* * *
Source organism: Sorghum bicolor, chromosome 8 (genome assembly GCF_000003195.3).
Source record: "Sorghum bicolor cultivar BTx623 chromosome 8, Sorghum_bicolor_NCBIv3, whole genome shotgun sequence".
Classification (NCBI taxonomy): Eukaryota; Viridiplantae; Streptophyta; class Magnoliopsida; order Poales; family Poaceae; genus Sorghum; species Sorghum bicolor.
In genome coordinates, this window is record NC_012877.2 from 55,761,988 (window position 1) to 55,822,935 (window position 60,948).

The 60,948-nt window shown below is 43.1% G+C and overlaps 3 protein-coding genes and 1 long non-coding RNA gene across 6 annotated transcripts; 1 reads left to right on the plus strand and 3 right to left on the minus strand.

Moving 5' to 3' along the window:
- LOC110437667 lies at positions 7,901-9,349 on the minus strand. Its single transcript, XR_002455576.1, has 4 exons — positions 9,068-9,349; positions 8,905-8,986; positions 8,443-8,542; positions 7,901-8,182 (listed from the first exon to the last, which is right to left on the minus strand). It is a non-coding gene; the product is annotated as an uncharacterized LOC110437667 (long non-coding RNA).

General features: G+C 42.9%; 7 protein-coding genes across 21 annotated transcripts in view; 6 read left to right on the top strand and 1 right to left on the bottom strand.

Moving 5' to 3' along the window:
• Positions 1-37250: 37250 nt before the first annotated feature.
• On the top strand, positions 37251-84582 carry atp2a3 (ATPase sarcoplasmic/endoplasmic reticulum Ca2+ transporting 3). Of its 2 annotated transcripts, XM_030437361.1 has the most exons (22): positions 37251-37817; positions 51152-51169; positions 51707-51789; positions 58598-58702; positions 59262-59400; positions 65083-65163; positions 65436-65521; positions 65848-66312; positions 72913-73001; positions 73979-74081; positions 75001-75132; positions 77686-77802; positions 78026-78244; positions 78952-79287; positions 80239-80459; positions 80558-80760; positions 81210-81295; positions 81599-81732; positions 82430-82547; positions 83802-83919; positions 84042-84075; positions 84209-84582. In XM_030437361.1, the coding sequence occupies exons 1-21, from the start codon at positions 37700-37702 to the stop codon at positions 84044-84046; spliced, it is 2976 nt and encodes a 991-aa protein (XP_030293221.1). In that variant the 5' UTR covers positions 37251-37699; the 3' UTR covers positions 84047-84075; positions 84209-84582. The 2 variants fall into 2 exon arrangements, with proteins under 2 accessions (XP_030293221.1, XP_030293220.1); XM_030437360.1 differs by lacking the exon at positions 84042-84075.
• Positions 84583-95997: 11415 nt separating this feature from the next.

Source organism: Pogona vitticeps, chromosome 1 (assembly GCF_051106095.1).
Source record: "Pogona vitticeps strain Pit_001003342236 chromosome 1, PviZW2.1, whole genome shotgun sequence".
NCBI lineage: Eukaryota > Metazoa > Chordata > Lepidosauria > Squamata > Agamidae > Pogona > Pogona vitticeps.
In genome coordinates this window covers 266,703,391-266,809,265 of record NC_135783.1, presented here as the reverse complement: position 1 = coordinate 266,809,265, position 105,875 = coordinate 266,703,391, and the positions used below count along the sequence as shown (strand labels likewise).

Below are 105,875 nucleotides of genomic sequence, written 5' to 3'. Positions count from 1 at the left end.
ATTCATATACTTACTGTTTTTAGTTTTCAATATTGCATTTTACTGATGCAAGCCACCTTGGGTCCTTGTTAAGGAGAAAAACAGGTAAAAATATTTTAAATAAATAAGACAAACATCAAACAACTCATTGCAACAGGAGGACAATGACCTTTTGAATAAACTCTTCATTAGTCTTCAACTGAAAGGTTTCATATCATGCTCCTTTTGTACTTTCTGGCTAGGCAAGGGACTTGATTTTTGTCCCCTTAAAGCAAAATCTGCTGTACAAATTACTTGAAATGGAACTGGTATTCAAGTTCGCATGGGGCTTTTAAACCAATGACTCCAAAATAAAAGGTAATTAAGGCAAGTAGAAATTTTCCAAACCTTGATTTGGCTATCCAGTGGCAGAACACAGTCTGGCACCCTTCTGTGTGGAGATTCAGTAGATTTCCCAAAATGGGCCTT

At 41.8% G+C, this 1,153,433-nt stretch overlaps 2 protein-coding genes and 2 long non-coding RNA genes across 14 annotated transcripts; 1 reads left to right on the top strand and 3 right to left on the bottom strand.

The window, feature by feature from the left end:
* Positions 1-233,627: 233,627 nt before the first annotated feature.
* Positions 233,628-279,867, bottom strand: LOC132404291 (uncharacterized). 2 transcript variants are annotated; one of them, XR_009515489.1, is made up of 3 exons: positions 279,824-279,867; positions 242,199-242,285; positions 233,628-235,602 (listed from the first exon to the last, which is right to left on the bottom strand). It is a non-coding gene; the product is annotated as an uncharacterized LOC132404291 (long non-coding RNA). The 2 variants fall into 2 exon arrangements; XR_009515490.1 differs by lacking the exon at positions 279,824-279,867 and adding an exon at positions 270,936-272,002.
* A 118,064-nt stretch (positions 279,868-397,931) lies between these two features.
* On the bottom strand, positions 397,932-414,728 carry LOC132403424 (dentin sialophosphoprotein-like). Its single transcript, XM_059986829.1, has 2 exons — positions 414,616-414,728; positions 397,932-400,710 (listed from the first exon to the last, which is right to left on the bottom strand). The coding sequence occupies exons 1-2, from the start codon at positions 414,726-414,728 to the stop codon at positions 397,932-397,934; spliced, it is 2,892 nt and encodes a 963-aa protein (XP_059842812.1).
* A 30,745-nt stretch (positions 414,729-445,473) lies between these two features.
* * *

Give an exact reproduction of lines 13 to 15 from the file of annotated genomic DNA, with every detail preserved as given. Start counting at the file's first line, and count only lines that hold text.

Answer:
Source organism: Pogona vitticeps, chromosome 1 (assembly GCF_051106095.1).
Source record: "Pogona vitticeps strain Pit_001003342236 chromosome 1, PviZW2.1, whole genome shotgun sequence".
NCBI lineage: Eukaryota > Metazoa > Chordata > Lepidosauria > Squamata > Agamidae > Pogona > Pogona vitticeps.